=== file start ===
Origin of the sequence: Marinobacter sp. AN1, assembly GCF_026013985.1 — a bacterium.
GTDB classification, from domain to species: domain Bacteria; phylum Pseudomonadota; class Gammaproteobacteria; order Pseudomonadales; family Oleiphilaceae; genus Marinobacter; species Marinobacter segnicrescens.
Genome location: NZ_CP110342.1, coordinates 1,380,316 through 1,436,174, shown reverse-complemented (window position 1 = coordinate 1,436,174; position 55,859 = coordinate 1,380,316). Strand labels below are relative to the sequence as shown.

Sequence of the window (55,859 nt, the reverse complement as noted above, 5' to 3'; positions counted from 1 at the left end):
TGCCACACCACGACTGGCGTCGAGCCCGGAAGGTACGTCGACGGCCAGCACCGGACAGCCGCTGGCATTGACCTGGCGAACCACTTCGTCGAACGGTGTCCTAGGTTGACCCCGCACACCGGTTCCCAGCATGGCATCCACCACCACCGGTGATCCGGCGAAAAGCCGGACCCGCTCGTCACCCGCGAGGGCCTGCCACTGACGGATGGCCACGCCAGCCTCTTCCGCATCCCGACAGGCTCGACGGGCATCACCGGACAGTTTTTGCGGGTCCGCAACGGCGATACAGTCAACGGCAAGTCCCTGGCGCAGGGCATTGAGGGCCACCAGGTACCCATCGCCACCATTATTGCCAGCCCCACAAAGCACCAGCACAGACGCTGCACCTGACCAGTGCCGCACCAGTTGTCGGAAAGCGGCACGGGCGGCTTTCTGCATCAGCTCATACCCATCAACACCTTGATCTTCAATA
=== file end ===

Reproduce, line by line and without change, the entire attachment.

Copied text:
Origin of the sequence: Marinobacter sp. AN1, assembly GCF_026013985.1 — a bacterium.
GTDB classification, from domain to species: domain Bacteria; phylum Pseudomonadota; class Gammaproteobacteria; order Pseudomonadales; family Oleiphilaceae; genus Marinobacter; species Marinobacter segnicrescens.
Genome location: NZ_CP110342.1, coordinates 1,380,316 through 1,436,174, shown reverse-complemented (window position 1 = coordinate 1,436,174; position 55,859 = coordinate 1,380,316). Strand labels below are relative to the sequence as shown.

Sequence of the window (55,859 nt, the reverse complement as noted above, 5' to 3'; positions counted from 1 at the left end):
TGCCACACCACGACTGGCGTCGAGCCCGGAAGGTACGTCGACGGCCAGCACCGGACAGCCGCTGGCATTGACCTGGCGAACCACTTCGTCGAACGGTGTCCTAGGTTGACCCCGCACACCGGTTCCCAGCATGGCATCCACCACCACCGGTGATCCGGCGAAAAGCCGGACCCGCTCGTCACCCGCGAGGGCCTGCCACTGACGGATGGCCACGCCAGCCTCTTCCGCATCCCGACAGGCTCGACGGGCATCACCGGACAGTTTTTGCGGGTCCGCAACGGCGATACAGTCAACGGCAAGTCCCTGGCGCAGGGCATTGAGGGCCACCAGGTACCCATCGCCACCATTATTGCCAGCCCCACAAAGCACCAGCACAGACGCTGCACCTGACCAGTGCCGCACCAGTTGTCGGAAAGCGGCACGGGCGGCTTTCTGCATCAGCTCATACCCATCAACACCTTGATCTTCAATA